I find that it resonates with “Here London”. They both speak of the war as a story that repeats itself. This question – Is this how men live? – also came to me after the first confinement. Basically, this album evokes all the questions that torment me.

You sign the title “C’est malin”. Is this a way of approaching the illness that struck you?

No, because the song is not about cancer. The word is not even mentioned. I associate this piece with something heady, haunting. What I am describing is rather the rupture between a before and an after. At first the guy is fine, he’s in charge, handsome, his hair blowing in the wind. Suddenly, the news comes and he is told that his life is going to change, then he looks at the world differently. It is this moment that is interesting. You are taught that you may be dying and suddenly a different light shines on your relationships with others. That’s what I wanted to convey. The song came out of nowhere, I even kept the voice of the model. She talks about humility, which is the antidote to vanity. We need humility to consider each other with more respect, to move forward more easily together and put people back at the center.

Icon QuoteHumility is the antidote to vanity. We need it to consider each other with respect, to move forward together and put people back at the center.

Life has left traces. You mention it…

It’s the first thing you say to yourself: “You drank too much, smoked too much…” In my teenage years, a lot of drugs circulated and were touted as so many openings on “the doors of perception”, as wrote Aldous Huxley. We even felt a bit stupid if we didn’t take it. It took until the 1980s to see the carnage. At that time, a fairly strong spiritual process led me to take a shamanic journey. I also went to the Sahara to seek destitution after the Sacem check following “Cargo”. I was afraid of missing me, of missing me. I never made music to get rich. For me, music has always been a quest for oneself.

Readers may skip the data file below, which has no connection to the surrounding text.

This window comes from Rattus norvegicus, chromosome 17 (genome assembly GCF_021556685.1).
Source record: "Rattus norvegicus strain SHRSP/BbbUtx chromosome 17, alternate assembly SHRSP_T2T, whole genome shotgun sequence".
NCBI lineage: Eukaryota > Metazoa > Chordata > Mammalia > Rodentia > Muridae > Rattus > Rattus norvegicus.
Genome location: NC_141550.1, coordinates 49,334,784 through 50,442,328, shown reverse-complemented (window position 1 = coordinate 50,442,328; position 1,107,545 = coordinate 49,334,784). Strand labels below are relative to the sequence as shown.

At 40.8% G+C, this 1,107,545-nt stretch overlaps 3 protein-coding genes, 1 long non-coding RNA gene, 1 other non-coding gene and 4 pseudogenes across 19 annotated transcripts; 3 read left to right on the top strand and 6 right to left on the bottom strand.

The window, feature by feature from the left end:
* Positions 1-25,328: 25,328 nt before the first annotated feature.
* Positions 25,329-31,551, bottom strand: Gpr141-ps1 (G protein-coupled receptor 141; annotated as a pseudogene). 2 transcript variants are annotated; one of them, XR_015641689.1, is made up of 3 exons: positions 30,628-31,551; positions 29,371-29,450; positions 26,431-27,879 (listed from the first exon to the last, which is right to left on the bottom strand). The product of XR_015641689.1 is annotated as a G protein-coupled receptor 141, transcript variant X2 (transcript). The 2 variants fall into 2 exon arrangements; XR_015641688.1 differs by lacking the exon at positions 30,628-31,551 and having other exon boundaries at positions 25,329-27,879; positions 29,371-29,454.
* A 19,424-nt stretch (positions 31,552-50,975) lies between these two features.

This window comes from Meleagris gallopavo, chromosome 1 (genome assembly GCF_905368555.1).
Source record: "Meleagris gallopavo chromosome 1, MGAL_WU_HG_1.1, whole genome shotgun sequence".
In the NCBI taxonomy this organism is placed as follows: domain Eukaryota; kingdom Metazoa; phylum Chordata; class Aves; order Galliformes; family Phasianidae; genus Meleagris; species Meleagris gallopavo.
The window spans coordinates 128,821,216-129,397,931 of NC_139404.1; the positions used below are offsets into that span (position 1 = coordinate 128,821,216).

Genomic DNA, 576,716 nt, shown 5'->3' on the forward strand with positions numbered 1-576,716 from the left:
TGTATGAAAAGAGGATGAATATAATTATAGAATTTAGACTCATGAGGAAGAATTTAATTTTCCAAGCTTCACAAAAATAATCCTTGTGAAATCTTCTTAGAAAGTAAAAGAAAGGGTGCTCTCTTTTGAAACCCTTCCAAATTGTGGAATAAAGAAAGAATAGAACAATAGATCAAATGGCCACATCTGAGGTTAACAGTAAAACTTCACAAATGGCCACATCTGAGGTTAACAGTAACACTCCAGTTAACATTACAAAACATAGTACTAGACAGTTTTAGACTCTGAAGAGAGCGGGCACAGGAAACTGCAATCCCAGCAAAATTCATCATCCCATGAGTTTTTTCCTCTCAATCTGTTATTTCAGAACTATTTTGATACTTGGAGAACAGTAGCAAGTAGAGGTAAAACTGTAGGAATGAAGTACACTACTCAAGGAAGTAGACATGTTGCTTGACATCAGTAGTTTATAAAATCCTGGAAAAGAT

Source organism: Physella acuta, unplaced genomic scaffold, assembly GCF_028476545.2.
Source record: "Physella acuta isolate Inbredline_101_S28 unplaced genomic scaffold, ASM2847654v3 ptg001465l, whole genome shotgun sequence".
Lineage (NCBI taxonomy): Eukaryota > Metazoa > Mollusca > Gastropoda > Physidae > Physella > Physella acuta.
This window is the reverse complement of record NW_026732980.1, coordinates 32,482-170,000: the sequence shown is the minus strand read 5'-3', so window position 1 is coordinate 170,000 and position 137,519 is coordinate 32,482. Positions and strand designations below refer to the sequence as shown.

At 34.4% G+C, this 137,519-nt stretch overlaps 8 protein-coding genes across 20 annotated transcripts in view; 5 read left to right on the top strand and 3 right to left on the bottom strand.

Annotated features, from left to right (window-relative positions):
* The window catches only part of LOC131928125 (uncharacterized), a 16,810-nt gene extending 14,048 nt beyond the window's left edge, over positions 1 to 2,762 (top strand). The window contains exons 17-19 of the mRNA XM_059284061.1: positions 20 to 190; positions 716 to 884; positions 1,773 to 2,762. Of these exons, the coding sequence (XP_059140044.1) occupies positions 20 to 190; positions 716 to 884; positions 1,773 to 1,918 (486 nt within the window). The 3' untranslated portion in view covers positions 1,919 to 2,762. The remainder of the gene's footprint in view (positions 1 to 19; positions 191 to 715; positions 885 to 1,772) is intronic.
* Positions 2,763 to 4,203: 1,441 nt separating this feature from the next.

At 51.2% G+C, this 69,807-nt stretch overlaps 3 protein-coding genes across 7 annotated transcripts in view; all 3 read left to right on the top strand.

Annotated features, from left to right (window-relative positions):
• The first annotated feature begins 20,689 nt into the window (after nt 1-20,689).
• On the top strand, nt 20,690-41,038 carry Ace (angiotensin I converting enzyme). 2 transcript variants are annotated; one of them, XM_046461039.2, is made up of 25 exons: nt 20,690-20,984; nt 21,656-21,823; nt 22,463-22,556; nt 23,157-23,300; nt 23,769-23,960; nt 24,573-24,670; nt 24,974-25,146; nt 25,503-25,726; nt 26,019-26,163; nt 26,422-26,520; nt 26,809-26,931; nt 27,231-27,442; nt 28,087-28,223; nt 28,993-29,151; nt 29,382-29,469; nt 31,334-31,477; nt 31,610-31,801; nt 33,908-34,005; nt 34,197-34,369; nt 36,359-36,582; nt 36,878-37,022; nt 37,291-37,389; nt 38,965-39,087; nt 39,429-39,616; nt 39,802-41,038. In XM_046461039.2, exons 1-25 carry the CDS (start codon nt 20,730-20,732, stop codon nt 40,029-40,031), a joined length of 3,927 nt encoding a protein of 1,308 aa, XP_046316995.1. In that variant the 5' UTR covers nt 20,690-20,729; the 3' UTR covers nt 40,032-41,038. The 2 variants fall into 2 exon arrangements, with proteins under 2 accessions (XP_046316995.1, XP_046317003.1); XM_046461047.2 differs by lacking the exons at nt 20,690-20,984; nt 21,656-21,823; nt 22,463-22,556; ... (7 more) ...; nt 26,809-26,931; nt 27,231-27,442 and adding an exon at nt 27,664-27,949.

In your sixties, you feel that the rock inspiration has not left you. Have you felt the need to plug in the guitars and amps?

Yes, I still work a lot on the guitar. I took part in a tour organized by Jean-Félix Lalanne with Larry Carlton and Robben Ford, two immense guitarists whom I listened to and studied a lot when I was 18 years old. While crisscrossing France, we discussed a lot and I realized that I had gaps. So I got back to work even more. I even took harmony lessons.

You took lessons with the Greek composer Iannis Xenakis, whose centenary we are celebrating.

Yes, at Jussieu University in the 1980s. Xenakis was great. He made me understand the mathematical dimension of music. He was a great mathematician and architect, a guy who gave you clear explanations of seventh-degree equations. With him, I saw a computer for the first time and I understood that you could make music with it. And I was inspired by his music for a percussive and polyrhythmic sequence of “Cargo”.

What meaning do you give to the fact of playing rock today?

I wonder what resonance this word may have for a 20-year-old kid. When I started listening to what we call “rock”, it was already over for some people. I already considered myself “hybrid” at the time. In France, the word resonates with the past and I live in the present. What is certain is that I make music based on bass, drums and guitar. It is above all the emotion that guides me. I am on a permanent spiritual quest, through the words of Pierre-Yves Lebert or my own words. Basically, I would say that I do rock songs.